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The Santa Cruz Mountains


The Santa Cruz Mountains region is one of the first areas of California to be developed for the commercial production of wine. The early pioneers were truly remarkable characters – visionaries and adventurers all. Like the mountains themselves, these early vintners were larger than life. John Burns, John and George Jarvis, Charles Lefranc, John Stewart, and Paul Masson were some of the early settlers. Each of these remarkable men contributed significantly to the industry of the region and to the rich history of California wine.




Throughout California, the Spanish were the first to cultivate vines and make wine for their Mission system that dotted the coastline from San Diego to San Francisco. In the Santa Cruz region that occurred between 1804 and 1807. The premium wines that we know today came later.

The legendary Charles Lefranc is credited for planting the first cuttings of the fine European grapes that we recognize today (Chardonnay, Cabernet Sauvignon, Pinot Noir, etc.) at the Almaden Winery site in 1852. In the 1850’s that hardly meant a trip to the local nursery; Lefranc’s transit from California from France was via sailing ships around treacherous Cape Horn.

Almaden is also the first commercial winery in California, founded in 1852 by Frenchmen Etienne Theé. Theé employed Lefranc, who would later marry Theé’s daughter Adele. Much later Almaden would become the first winery in California to release wine named after the grape, or “varietal” – the humble but popular White Grenache Rosé.

Scotsman John Burns settled in the area in 1851, and planted his first vines in 1853. Burns named the mountain where his vineyard grew "Ben Lomond" (meaning Mount Lomond), which was the name of an old wine district in Scotland. Yes, there were wine districts in Scotland!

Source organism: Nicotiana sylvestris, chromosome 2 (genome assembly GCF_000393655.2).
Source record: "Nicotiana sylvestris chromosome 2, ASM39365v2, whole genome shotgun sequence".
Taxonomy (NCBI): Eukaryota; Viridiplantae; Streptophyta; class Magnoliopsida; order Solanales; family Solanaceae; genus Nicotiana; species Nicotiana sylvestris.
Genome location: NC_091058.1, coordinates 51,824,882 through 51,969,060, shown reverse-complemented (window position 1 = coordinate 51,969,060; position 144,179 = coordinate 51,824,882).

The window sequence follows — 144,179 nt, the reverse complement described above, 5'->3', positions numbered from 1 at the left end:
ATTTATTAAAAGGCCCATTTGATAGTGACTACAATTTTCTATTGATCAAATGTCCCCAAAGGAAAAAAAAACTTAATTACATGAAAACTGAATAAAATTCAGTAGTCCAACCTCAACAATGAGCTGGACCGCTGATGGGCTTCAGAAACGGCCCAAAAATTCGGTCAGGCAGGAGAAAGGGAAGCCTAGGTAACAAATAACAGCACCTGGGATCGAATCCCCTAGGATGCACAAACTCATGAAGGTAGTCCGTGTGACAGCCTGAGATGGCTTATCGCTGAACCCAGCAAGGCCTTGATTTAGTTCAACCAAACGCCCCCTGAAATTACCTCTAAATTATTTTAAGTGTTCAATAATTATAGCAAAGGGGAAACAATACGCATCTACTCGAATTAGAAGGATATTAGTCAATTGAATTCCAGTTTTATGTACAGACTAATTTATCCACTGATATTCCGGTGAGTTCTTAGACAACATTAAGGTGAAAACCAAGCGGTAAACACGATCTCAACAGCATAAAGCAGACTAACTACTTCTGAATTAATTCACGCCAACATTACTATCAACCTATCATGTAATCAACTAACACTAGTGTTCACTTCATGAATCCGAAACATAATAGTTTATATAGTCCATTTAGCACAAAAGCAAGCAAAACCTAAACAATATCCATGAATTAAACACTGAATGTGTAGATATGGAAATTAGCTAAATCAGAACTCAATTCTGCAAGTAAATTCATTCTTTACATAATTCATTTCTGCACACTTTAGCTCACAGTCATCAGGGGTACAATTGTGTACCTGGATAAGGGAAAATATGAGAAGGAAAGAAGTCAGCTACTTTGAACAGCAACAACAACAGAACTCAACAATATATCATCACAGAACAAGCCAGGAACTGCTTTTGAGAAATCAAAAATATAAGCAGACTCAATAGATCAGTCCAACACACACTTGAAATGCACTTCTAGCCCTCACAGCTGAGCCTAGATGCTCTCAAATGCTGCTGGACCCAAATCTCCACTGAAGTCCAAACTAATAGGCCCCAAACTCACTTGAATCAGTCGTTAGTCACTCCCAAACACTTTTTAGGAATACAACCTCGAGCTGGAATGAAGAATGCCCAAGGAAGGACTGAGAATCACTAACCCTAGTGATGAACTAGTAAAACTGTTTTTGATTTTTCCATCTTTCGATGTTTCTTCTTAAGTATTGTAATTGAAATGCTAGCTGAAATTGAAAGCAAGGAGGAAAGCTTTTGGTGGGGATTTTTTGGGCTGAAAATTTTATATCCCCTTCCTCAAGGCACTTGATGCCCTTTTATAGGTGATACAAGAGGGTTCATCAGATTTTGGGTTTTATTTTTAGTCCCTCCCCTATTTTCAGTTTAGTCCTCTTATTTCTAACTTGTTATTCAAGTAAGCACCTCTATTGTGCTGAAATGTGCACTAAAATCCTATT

The brothers John and George Jarvis established a vineyard above Scotts Valley in a place they named "Vine Hill." It was wine from Vine Hill that received the first international recognition for the region winning an award in 1884. The Ben Lomond Wine Co. won prizes at World’s Fairs in Paris in 1889, Chicago in 1893, and San Francisco in 1894.

Perhaps the most serious Santa Cruz County vintner was Dr. John A. Stewart, a Scot who serendipitously came to Scotts Valley in 1883 and established Etta Hill vineyard. Stewart replicated best practices of the most renowned French vineyards of the day. In an “everything that is old is new again” fashion, Stewart achieved remarkable quality for the day by blending wines in the French style. Blending varietals was not practiced in California at the time.

After being introduced to wine making by Charles Lefranc, Paul Masson emigrated from his native Burgundy to begin the production of sparkling wine. Masson released his first sparkling wine (scandalously under the name “Champagne”) at the Almaden Winery in 1892. The name Paul Masson would, of course, go on to become one of the most recognizable brand names of wine in California or the world.